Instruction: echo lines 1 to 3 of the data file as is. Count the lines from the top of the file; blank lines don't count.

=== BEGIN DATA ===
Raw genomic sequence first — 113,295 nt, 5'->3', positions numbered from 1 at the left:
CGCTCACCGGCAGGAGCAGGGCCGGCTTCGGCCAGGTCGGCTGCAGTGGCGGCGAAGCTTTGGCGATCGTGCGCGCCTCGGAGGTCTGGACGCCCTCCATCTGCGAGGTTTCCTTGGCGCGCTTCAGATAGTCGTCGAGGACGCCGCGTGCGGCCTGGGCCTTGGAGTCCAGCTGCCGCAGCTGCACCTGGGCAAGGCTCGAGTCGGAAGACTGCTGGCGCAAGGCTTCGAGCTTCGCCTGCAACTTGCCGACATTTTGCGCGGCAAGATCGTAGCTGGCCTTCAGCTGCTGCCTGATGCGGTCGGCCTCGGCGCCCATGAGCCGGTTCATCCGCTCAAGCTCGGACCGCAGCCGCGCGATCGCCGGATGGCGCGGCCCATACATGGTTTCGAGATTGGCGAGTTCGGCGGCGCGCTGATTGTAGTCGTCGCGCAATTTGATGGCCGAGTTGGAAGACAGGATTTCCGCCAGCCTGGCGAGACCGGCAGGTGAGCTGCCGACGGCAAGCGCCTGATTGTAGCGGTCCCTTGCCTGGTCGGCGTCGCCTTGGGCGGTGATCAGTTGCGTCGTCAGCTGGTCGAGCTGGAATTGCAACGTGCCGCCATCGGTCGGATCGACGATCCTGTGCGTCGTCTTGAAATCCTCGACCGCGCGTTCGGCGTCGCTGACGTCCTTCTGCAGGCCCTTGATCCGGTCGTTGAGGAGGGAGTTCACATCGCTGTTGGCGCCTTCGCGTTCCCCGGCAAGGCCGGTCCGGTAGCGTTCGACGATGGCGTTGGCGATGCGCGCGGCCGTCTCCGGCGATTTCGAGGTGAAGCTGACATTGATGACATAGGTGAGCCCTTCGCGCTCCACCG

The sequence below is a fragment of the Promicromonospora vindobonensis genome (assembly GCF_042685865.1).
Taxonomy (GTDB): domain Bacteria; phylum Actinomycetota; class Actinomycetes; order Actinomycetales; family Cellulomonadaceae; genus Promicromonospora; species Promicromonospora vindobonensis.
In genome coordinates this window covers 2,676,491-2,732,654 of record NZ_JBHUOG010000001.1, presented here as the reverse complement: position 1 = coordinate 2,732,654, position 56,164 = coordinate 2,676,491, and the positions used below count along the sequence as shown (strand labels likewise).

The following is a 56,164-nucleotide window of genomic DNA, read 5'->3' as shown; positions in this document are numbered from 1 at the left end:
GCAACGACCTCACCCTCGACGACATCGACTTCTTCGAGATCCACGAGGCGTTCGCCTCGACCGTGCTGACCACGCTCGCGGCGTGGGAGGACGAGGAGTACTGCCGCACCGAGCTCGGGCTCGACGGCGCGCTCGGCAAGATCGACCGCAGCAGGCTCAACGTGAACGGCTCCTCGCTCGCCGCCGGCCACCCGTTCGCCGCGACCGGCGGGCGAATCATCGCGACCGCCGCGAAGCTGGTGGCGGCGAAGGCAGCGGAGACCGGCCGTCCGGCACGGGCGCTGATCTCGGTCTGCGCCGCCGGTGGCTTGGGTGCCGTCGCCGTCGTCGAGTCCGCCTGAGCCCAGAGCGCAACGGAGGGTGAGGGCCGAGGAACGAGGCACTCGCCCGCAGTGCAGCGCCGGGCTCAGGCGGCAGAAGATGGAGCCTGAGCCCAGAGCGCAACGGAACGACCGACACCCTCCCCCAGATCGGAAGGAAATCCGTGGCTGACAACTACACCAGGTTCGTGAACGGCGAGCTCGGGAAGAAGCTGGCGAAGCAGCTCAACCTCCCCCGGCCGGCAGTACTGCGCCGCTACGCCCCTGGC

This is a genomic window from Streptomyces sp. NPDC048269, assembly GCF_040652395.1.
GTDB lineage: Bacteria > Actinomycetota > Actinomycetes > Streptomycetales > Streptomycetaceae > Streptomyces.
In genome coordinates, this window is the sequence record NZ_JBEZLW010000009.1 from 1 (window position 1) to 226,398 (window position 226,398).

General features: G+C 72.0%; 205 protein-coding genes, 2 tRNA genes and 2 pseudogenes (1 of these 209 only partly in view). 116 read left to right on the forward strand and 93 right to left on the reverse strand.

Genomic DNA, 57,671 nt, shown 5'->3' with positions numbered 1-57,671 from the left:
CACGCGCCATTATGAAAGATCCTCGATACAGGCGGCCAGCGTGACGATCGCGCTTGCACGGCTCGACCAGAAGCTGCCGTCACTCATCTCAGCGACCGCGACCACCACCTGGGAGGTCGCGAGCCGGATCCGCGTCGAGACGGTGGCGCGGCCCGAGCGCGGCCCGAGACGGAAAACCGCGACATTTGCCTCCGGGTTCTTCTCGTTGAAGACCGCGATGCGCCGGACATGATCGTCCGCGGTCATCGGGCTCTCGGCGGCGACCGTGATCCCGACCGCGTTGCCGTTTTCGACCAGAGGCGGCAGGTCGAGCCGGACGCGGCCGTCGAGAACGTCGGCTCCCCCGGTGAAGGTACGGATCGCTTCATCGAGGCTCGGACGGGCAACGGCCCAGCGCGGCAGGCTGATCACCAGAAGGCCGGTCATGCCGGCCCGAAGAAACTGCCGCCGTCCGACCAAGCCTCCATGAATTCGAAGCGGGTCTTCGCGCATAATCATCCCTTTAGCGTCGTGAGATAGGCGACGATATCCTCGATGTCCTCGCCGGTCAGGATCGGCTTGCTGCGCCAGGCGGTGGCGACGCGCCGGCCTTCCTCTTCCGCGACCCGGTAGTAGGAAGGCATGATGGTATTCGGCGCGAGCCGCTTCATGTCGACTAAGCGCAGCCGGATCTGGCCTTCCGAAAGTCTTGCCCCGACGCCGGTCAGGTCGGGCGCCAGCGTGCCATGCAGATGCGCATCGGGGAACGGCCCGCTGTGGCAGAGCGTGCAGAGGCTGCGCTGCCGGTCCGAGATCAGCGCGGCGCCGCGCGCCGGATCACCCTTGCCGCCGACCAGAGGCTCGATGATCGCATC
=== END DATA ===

Raw genomic sequence first — 113,295 nt, 5'->3', positions numbered from 1 at the left:
CGCTCACCGGCAGGAGCAGGGCCGGCTTCGGCCAGGTCGGCTGCAGTGGCGGCGAAGCTTTGGCGATCGTGCGCGCCTCGGAGGTCTGGACGCCCTCCATCTGCGAGGTTTCCTTGGCGCGCTTCAGATAGTCGTCGAGGACGCCGCGTGCGGCCTGGGCCTTGGAGTCCAGCTGCCGCAGCTGCACCTGGGCAAGGCTCGAGTCGGAAGACTGCTGGCGCAAGGCTTCGAGCTTCGCCTGCAACTTGCCGACATTTTGCGCGGCAAGATCGTAGCTGGCCTTCAGCTGCTGCCTGATGCGGTCGGCCTCGGCGCCCATGAGCCGGTTCATCCGCTCAAGCTCGGACCGCAGCCGCGCGATCGCCGGATGGCGCGGCCCATACATGGTTTCGAGATTGGCGAGTTCGGCGGCGCGCTGATTGTAGTCGTCGCGCAATTTGATGGCCGAGTTGGAAGACAGGATTTCCGCCAGCCTGGCGAGACCGGCAGGTGAGCTGCCGACGGCAAGCGCCTGATTGTAGCGGTCCCTTGCCTGGTCGGCGTCGCCTTGGGCGGTGATCAGTTGCGTCGTCAGCTGGTCGAGCTGGAATTGCAACGTGCCGCCATCGGTCGGATCGACGATCCTGTGCGTCGTCTTGAAATCCTCGACCGCGCGTTCGGCGTCGCTGACGTCCTTCTGCAGGCCCTTGATCCGGTCGTTGAGGAGGGAGTTCACATCGCTGTTGGCGCCTTCGCGTTCCCCGGCAAGGCCGGTCCGGTAGCGTTCGACGATGGCGTTGGCGATGCGCGCGGCCGTCTCCGGCGATTTCGAGGTGAAGCTGACATTGATGACATAGGTGAGCCCTTCGCGCTCCACCG

The sequence below is a fragment of the Promicromonospora vindobonensis genome (assembly GCF_042685865.1).